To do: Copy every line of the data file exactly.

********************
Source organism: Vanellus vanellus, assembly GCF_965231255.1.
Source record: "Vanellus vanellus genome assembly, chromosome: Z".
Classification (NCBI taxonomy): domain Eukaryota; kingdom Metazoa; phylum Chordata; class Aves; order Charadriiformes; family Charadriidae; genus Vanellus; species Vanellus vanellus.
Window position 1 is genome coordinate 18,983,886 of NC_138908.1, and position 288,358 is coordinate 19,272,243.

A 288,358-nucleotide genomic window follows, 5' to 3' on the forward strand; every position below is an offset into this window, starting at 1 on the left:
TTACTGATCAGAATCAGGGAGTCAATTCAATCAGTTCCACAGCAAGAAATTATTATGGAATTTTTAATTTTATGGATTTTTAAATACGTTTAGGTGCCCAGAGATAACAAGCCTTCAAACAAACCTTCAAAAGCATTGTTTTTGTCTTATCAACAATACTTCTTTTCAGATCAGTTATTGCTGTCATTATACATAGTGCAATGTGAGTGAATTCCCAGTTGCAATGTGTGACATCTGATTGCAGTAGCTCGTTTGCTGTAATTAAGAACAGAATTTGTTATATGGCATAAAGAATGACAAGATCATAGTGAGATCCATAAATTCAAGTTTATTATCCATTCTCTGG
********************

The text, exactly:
Source organism: Vanellus vanellus, assembly GCF_965231255.1.
Source record: "Vanellus vanellus genome assembly, chromosome: Z".
Classification (NCBI taxonomy): domain Eukaryota; kingdom Metazoa; phylum Chordata; class Aves; order Charadriiformes; family Charadriidae; genus Vanellus; species Vanellus vanellus.
Window position 1 is genome coordinate 18,983,886 of NC_138908.1, and position 288,358 is coordinate 19,272,243.

A 288,358-nucleotide genomic window follows, 5' to 3' on the forward strand; every position below is an offset into this window, starting at 1 on the left:
TTACTGATCAGAATCAGGGAGTCAATTCAATCAGTTCCACAGCAAGAAATTATTATGGAATTTTTAATTTTATGGATTTTTAAATACGTTTAGGTGCCCAGAGATAACAAGCCTTCAAACAAACCTTCAAAAGCATTGTTTTTGTCTTATCAACAATACTTCTTTTCAGATCAGTTATTGCTGTCATTATACATAGTGCAATGTGAGTGAATTCCCAGTTGCAATGTGTGACATCTGATTGCAGTAGCTCGTTTGCTGTAATTAAGAACAGAATTTGTTATATGGCATAAAGAATGACAAGATCATAGTGAGATCCATAAATTCAAGTTTATTATCCATTCTCTGG